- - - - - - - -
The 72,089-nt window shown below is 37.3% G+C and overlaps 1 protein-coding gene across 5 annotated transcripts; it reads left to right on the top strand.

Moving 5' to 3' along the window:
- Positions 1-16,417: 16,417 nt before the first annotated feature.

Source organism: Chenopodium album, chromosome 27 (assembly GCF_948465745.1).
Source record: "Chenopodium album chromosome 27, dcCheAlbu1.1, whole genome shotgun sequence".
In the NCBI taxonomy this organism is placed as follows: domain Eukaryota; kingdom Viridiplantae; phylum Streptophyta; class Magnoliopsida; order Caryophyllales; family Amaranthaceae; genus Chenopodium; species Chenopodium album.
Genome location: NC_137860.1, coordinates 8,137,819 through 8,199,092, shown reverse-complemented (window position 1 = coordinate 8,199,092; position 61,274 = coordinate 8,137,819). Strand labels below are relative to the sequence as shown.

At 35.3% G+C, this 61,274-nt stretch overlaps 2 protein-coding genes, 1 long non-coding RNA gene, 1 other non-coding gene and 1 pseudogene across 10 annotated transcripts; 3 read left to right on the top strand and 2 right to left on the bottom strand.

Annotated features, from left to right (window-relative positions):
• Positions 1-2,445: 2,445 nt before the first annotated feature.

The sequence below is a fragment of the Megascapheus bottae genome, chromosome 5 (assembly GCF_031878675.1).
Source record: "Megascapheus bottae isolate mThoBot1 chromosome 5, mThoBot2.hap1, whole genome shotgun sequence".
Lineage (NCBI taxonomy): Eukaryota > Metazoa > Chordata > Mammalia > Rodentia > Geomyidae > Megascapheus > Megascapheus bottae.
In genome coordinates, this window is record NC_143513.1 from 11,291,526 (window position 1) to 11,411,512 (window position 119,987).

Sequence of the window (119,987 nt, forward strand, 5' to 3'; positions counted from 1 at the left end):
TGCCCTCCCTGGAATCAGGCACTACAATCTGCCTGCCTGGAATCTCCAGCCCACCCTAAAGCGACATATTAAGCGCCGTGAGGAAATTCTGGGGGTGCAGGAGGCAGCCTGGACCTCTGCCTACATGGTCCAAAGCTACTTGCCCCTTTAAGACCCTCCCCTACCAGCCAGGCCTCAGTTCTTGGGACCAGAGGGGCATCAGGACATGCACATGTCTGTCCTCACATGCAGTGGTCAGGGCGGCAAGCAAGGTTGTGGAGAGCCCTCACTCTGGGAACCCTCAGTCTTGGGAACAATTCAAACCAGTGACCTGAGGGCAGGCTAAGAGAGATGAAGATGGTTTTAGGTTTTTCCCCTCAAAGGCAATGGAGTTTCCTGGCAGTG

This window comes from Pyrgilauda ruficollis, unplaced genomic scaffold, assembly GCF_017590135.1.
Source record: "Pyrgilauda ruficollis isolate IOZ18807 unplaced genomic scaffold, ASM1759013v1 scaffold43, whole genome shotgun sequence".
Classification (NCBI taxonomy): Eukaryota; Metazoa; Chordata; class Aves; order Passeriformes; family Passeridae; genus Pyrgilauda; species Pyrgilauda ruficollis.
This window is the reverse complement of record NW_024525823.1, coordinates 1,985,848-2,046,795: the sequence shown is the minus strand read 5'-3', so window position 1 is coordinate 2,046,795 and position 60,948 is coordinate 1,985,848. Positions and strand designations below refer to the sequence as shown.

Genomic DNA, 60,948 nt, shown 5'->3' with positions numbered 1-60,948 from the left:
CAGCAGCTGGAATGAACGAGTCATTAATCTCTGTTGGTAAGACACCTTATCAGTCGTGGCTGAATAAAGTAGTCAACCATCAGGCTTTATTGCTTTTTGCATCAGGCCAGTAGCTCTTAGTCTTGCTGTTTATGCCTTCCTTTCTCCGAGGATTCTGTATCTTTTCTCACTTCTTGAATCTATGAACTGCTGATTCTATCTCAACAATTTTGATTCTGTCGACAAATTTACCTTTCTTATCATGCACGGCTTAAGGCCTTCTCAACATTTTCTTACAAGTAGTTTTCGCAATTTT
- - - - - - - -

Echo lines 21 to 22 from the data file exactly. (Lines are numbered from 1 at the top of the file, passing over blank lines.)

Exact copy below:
Genomic DNA, 60,948 nt, shown 5'->3' with positions numbered 1-60,948 from the left:
CAGCAGCTGGAATGAACGAGTCATTAATCTCTGTTGGTAAGACACCTTATCAGTCGTGGCTGAATAAAGTAGTCAACCATCAGGCTTTATTGCTTTTTGCATCAGGCCAGTAGCTCTTAGTCTTGCTGTTTATGCCTTCCTTTCTCCGAGGATTCTGTATCTTTTCTCACTTCTTGAATCTATGAACTGCTGATTCTATCTCAACAATTTTGATTCTGTCGACAAATTTACCTTTCTTATCATGCACGGCTTAAGGCCTTCTCAACATTTTCTTACAAGTAGTTTTCGCAATTTT